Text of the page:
Fu, H., S.F. Pei, C.G. Wan, and R.E. Sosebee (2009), Fractal dimension of soil particle size distribution along an altitudinal gradient in the Alxa rangeland, western Inner Mongolia, Arid Land Res. Manage. 23, 2, 137-151, DOI: 10.1080/15324980902813658. [Crossref]
Gao, G.L., G.D. Ding, B. Wu, Y.Q. Zhang, S.G. Qin, Y.Y. Zhao, Y.F., Bao, Y.D. Liu, L. Wan, and J.F. Deng (2014a), Fractal scaling of particle size distribution and relationships with topsoil properties affected by biological soil crusts, PLoS One 9, 2, e88559, DOI: 10.1371/journal.pone.0088559. [Crossref]
Gao, G.L., G.D. Ding, Y.Y. Zhao, B. Wu, Y.Q. Zhang, S.G. Qin, Y.F. Bao, M.H. Yu, and Y.D. Liu (2014b), Fractal approach to estimating changes in soil properties following the establishment of Caragana korshinskii shelterbelts in Ningxia, NW China, Ecol. Indic. 43, 236-243, DOI: 10.1016/j.ecolind.2014.03.001. [Crossref] [Web of Science]
Gui, D.W., J.Q. Lei, F.J. Zeng, G.J. Mu, J.T. Zhu, H. Wang, and Q. Zhang (2010), Characterizing variations in soil particle size distribution in oasis farmlands – A case study of the Cele Oasis, Math. Comput. Model. 51, 11-12, 1306-1311, DOI: 10.1016/j.mcm.2009.10.035. [Crossref] [Web of Science]
Hillel, D. (1980), Fundamentals of Soil Physics, Academic Press, New York, 413 pp.
Hwang, S.I., K.P. Lee, D.S. Lee, and S.E. Powers (2002), Models for estimating soil particle-size distributions, Soil Sci. Soc. Am. J. 66, 4, 1143-1150, DOI: 10.2136/sssaj2002.1143. [Crossref]
Jiao, F., Z.M. Wen, and S.S. An (2011), Changes in soil properties across a chronosequence of vegetation restoration on the Loess Plateau of China, Catena 86, 2, 110-116, DOI: 10.1016/j.catena.2011.03.001. [Crossref] [Web of Science]
Jin, Z., Y.S. Dong, Y.C. Qi, W.G. Liu, and Z.S. An (2013), Characterizing variations in soil particle-size distribution along a grass-desert shrub transition in the Ordos Plateau of Inner Mongolia, China, Land Degrad. Develop. 24, 2, 141-146, DOI: 10.1002/ldr.1112. [Crossref]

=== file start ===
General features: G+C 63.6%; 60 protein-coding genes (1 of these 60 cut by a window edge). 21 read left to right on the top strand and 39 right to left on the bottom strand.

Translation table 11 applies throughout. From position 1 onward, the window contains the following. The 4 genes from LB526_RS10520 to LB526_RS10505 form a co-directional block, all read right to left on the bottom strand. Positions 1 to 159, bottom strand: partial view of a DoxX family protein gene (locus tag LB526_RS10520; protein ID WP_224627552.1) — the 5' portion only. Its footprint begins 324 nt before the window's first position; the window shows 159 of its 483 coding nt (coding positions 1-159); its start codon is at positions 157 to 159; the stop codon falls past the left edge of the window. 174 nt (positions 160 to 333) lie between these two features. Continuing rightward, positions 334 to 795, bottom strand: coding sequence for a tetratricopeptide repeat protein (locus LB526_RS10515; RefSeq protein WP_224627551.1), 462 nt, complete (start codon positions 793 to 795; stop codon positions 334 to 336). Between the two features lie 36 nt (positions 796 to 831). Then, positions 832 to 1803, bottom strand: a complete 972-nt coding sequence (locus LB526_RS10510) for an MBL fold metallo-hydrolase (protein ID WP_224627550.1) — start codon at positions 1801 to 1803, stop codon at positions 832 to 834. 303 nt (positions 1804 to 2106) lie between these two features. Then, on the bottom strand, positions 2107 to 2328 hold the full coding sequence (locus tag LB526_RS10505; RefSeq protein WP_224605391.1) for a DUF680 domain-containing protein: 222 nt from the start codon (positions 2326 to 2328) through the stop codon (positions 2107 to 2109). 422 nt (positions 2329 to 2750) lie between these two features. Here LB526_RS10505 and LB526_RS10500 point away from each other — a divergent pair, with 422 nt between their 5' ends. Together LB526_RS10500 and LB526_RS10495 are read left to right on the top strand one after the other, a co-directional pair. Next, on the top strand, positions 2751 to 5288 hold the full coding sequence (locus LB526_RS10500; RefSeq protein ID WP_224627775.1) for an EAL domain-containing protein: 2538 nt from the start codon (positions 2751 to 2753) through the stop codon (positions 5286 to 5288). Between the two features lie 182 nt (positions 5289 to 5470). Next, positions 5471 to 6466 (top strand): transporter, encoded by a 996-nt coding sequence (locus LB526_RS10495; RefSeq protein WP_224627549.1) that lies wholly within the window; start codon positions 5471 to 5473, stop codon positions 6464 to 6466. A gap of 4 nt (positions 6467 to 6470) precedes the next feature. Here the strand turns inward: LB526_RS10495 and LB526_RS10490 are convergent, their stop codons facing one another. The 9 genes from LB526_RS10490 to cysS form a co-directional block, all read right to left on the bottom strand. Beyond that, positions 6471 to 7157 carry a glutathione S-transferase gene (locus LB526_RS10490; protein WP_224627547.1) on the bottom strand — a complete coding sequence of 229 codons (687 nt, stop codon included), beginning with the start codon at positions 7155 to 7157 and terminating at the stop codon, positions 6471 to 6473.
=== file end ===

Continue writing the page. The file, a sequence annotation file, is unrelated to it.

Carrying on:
Li, X.R., M.Z. He, Z.H. Duan, H.L. Xiao, and X.H. Jia (2007), Recovery of topsoil physicochemical properties in revegetated sites in the sand-burial ecosystems of the Tengger Desert, northern China, Geomorphology 88, 3-4, 254-265, DOI: 10.1016/j.geomorph.2006.11.009. [Crossref] [Web of Science]
Liu, X., G.C. Zhang, G.C. Heathman, Y.Q. Wang, and C.H. Huang (2009), Fractal features of soil particle-size distribution as affected by plant communities in the forested region of Mountain Yimeng, China, Geoderma 154, 1-2, 123-130, DOI: 10.1016/j.geoderma.2009.10.005. [Crossref] [Web of Science]
Lobe, I., W. Amelung, and C.C. Du Preez (2001), Losses of carbon and nitrogen with prolonged arable cropping from sandy soils of the South African Highveld, Eur. J. Soil Sci. 52, 1, 93-101, DOI: 10.1046/j.1365-2389.2001. t01-1-00362.x. [Crossref]
Mandelbrot, B.B. (1967), How long is the coast of Britain? Statistical self-similarity and fractional dimension, Science 156, 3775, 636-638, DOI: 10.1126/science. 156.3775.636. [Crossref]
Mandelbrot, B.B. (1983), The Fractal Geometry of Nature, Freeman, New York, 468 pp.
Millán, H. (2007), Scale cutoffs and the limits of fractal soil structure, Int. Agrophys. 21, 2, 169-172.